• It IS pompous, isn’t it? I couldn’t agree with you more lady. Why now? Why after all the change they’ve enabled in that prison? It’s a really big middle finger honestly, and more of a political issue than ‘following through with the law’. Thanks lovely x

  • I am so saddened by this whole thing. While we are not party to what is actually going in the prison, from all the reports, it certainly seems that these men have paid their time, and have been living a thoughtful and meaningful life, trying to make amends for the crime they committed. I’m quite angered by the whole situation. My heart goes out to their families.

    • I am so with you Di. It makes my heart heavy to hear their journey. And to picture what it must be like sitting in isolation, waiting to die on that island now! Gosh. x

  • Fleur @ Our Urban Box

    Its just so sad. I don’t believe they deserve what is about to happen to them. For god sake, let them live their life out in jail, but don’t execute them. I feel so much heartache for their families.

    • I agree sweets. Execution isn’t going to do a thing! It’s not going to teach others a lesson, it’s not going to change the drug trade. It’s just a horrid, barbaric act. And their families are the ones who will be left to carry the burden for the rest of their lives. So sad. x

  • So saddened by this, it really is unfathomable and unspeakably barbaric. Why rehabilitate if they are going to execute? Not that I know but it does seem that they are rehabilitated, what is execution going to prove now? I can’t even begin to imaging what they and their families are going through. So far I’ve managed to shield my girls from it thankfully but this is great advice.

    • That’s what gets me the most- they’ve let them sit there for 10 years, 10 years! They’ve been rehabilitated, they’ve done so much for change in that prison, to kill them now is just shocking. x

  • I just cant accept that the death penalty is still being used in this day and age. I just cant. Yes they made a mistake.. a bloody huge mistake. But life is life. Imprison them for life, let them continue to do good and help others within the confines of a jail. But barbarically taking an eye for an eye is something that should be left in the years gone. xx

    • I am with you 100% lovely. They were so young, and for people to think that killing them will stop the drugs then they’ve got rocks in their head! These guys were still small fry in the grand scheme of things. And the rehabilitative good they’ve done in such a harsh prison is amazing. It’s just so sad we’re still in this kind of a mentality in 2015. x

  • The United States loves the death penalty, but I have always struggled with it. When I examine the way the death penalty is applied in the US – unevenly applied, disproportionately given to people of color, disproportionately sought when a white person is murdered, shaky investigations, quick trials, those proclaimed guilty eventually found innocent…I just can’t support it. Further it is difficult for me believe that the state should be in the business of deciding who lives and who dies. I don’t care if the crime has been committed. I find it difficult to leave life and death in the hands of the state…which is an extremely unpopular opinion in the American South.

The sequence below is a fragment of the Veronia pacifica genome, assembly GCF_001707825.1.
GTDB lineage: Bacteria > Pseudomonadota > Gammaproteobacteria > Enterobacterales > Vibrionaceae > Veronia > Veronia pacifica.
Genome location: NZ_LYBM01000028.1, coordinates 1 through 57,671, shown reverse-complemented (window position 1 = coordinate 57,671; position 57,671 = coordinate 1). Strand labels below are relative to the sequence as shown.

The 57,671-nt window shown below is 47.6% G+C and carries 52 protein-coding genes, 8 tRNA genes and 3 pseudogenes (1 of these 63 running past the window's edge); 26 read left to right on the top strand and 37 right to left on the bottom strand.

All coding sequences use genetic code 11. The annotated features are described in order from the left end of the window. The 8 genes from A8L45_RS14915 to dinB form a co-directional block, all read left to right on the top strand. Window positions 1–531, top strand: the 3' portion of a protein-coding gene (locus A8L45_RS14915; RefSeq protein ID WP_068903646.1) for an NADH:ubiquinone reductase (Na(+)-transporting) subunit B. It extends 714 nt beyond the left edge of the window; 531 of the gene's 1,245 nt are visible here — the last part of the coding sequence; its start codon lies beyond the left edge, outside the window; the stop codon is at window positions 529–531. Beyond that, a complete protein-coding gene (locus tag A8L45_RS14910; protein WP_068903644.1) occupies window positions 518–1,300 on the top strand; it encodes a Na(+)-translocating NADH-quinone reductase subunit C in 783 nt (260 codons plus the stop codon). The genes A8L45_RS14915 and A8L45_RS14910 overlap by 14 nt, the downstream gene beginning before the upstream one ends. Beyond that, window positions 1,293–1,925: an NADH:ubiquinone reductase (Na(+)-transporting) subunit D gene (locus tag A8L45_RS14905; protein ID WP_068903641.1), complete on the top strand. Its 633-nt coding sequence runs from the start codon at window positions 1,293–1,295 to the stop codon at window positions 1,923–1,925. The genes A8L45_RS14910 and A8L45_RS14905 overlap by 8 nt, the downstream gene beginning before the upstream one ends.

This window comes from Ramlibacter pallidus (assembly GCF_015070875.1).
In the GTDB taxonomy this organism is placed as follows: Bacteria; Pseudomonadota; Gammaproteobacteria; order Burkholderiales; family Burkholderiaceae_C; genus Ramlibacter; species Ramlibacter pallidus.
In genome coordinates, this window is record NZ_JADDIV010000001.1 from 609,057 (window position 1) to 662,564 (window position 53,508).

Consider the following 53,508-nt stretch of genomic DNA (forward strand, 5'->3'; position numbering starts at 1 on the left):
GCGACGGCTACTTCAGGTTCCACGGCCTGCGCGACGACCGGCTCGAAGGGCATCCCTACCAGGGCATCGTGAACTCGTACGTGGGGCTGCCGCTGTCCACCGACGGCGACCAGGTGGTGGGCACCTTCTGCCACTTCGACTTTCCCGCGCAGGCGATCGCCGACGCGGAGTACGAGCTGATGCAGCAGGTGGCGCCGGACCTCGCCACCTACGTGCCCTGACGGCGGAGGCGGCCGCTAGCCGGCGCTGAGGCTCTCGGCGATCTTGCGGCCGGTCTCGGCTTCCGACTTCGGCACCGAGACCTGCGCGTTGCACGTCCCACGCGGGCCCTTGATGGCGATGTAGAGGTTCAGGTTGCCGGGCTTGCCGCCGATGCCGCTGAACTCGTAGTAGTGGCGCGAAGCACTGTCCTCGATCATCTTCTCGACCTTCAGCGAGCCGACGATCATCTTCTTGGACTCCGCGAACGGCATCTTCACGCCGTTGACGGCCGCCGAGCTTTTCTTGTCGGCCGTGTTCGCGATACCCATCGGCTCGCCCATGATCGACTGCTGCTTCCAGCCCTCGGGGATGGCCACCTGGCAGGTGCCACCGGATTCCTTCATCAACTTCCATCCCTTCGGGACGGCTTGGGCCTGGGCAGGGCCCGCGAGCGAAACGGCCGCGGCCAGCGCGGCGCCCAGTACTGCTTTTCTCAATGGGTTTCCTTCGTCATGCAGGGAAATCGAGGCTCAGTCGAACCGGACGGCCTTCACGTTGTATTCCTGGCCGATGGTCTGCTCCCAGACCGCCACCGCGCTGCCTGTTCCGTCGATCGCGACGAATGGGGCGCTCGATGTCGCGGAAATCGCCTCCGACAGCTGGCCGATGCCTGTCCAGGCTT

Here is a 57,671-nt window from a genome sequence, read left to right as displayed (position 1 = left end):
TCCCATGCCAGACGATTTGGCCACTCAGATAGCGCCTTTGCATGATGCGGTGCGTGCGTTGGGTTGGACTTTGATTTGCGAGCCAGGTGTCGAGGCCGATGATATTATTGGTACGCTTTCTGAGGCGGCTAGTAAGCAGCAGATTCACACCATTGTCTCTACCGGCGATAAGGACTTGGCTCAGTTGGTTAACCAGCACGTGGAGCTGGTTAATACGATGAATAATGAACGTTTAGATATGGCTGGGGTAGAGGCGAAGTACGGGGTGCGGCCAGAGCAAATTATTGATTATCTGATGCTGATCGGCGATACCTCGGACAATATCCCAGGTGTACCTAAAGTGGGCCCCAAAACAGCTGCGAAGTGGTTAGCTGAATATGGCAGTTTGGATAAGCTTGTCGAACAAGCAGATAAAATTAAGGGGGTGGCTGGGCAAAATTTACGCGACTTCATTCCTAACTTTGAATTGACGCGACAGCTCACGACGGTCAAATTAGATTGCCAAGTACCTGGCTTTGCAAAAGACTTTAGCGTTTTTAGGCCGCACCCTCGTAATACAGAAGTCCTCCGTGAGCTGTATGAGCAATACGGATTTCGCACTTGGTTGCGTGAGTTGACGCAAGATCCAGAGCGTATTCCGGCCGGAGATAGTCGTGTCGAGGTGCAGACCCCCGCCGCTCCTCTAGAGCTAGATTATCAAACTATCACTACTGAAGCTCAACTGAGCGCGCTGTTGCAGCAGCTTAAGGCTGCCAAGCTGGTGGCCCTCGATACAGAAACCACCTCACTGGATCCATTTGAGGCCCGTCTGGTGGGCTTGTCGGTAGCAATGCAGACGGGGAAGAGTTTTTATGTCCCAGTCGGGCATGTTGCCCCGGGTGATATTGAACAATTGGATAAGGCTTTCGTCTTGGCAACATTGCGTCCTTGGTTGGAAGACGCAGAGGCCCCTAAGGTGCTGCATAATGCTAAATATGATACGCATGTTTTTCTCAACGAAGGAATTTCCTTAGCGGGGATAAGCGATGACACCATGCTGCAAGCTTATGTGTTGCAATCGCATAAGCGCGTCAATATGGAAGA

• It’s so hard, isn’t it? How can we get it right 100% of the time to put faith in the death penalty? There are so many shades of grey. I couldn’t agree with you more.x

  • I just cant even comprehend! Thank goodness Miss 5 has not caught wind of this, I’d be at a complete loss of words. I’ve felt such heartache all week with every news article or report on TV. My heart just sinks.
    My friend Jo summed it up perfectly when she said this the other day after they were transported to the island “You know, I really didn’t think they’d go through with it. I thought that the pressure of the world watching them would stop them. The sight of the armed transport moving them, the thought of the doctor marking their heart position with a pen, the thought of them being asked to choose how they wish to die..standing, sitting, kneeling, the thought of the option to have their head covered, not covered, the thought of them staring out to sea while the guns are pointed at their bodies and mostly the thought of their families feeling that moment with every inch of their being, is making me feel desperately sad. Despite their crimes, an eye for an eye is never the answer and I stand for mercy. ‪#‎IStandForMercy‬”

    • Oh gosh I’m so with you lovely! I’m thanking my lucky stars that my eldest isn’t aware yet, it’s a tough area to delve into. Your friend has put it all so succinctly. I can’t even fathom how the next couple of weeks will play out. x

  • I think it’s incredibly sad. What they did was wrong but no one deserves to die like that. #aussieparentingbloggers

  • Anna @ BombardedMum

    Great post! My almost 10 year old daughter is grappling hard with this situation at the moment. When I put her to bed last night she was telling me she didn’t think it was right these men should die. We have been over the pros and cons a few times and she has drawn her own conclusion that they need to be given a second chance. They can stay in jail but not be killed is her thinking. Situations like this are all the more real when you hear it out of your daughters mouth. As parents, it is our job to provide the truth around the situation and present it in a delicate, yet honest way so our kids have the chance to make their own decisions and grow up to be active citizens.

    • Thank you! Oh gosh that must be so hard, for both you and your daughter. It’s one of those things we hope they don’t take in too much of, but at the same time we can’t shield them entirely either. It sounds like you’re doing an amazing job with helping her process everything. You’re so right, we have to be honest and delicate at the same time. x

  • Good you’re amazing Sasha. This is truly beautiful. I can’t comprehend it all myself so I can only imagine how confusing it must be for the little people. It’s so senseless and pointless and all I can do is think about those boys and what must be going through their minds. Pure terror. It’s one long, stretched-out, horrific nightmare. I can’t wrap my mind around it.

  • This is a fantastic post Sasha. I honestly have mixed feelings about the whole thing…obviously I am very sad they are going to be executed and definitely don’t think that is the correct way to deal with things…but it’s a hard situation (which really makes no sense!). thank you for some great points on how to deal with such a yucky subject x